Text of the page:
There is a story that is told about Martyn Lloyd-Jones as he was sensing God’s call upon his life and was thinking about leaving his promising career as a Harley Street doctor in London in order to become a minister of the gospel. His wife, Bethan, asked him a question in order to help him think through this important decision. She said, “You know that you can do medicine, but how do you know that you can preach?” Lloyd-Jones responded by saying, “I know that I can preach, because I can preach to myself.”
It is with this story in mind that I write this article now. You see, I have recently been spending a good bit of time meditating on Psalm 27. I have been preaching this great psalm to myself over the last few months. And it is precisely because I have been preaching it to myself that I believe there may be something of benefit here for me to share with others.
The last number of months have been difficult for me and my wife. We have wrestled with God’s providence in a way that we haven’t for some time. And so, I have found myself gravitating to Psalm 27. I have found refuge not so much in the explicit declarations of confidence that David gives in the first six verses—although they are indeed glorious expressions of a vibrant trust in the Lord in the face of difficulty—but instead in the implicit, almost overlooked, phrase that David uses to address God in verse 9. He refers to Him as “you who have been my help.” This phrase has resonated with me in recent months.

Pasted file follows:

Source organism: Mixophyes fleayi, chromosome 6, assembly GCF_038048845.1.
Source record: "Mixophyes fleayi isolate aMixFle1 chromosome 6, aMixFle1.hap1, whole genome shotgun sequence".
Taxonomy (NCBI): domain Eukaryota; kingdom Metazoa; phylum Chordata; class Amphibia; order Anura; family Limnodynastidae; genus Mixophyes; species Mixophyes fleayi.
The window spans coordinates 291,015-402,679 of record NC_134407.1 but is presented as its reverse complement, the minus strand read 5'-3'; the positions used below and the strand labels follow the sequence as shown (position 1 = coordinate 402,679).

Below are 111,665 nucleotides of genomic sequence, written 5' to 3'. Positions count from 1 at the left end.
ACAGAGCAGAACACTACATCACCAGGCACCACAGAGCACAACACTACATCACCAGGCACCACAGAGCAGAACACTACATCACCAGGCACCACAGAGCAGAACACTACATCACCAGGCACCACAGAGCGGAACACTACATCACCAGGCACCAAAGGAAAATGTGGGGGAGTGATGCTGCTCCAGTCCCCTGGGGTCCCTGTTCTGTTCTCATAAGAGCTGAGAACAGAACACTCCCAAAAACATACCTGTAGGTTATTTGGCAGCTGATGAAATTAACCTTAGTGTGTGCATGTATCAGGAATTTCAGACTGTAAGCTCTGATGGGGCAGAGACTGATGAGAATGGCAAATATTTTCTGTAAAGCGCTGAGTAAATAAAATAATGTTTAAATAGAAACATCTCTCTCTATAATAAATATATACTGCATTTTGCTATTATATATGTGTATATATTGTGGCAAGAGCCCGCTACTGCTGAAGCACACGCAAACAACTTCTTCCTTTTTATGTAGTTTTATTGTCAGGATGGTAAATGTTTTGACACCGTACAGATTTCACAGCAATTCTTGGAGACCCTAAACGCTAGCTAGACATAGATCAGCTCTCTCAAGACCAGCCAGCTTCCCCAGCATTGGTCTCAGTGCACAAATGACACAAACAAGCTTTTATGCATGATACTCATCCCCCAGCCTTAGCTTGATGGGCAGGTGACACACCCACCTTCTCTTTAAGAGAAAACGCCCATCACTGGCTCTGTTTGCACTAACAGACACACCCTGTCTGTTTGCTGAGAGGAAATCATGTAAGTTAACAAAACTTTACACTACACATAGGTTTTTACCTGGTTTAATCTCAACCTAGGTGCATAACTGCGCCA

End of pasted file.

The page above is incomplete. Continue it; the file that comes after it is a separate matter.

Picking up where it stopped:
In this one pregnant phrase, David is letting us know that, in the face of whatever adversity or opposition he is facing, he has been recounting the many ways that God has delivered him in the past. He has no doubt been reminding himself of the times when God delivered him from lions and bears, enabling him to defend his earthly father’s sheep, and from the giant Goliath, enabling him to defend his heavenly Father’s sheep (1 Sam. 17:34–36). And the point of all these reminders is that David might be encouraged in his present circumstances that the God who has been his help in the past will surely be his help in the present. The current circumstances of David’s life may well tell him something quite different than what is actually true. His circumstances may tell him that God doesn’t care or that God has forgotten about him. They may tell him that God is not working for his good. But the past deliverances of God clearly testify to David that his current difficulties will not in fact hold sway.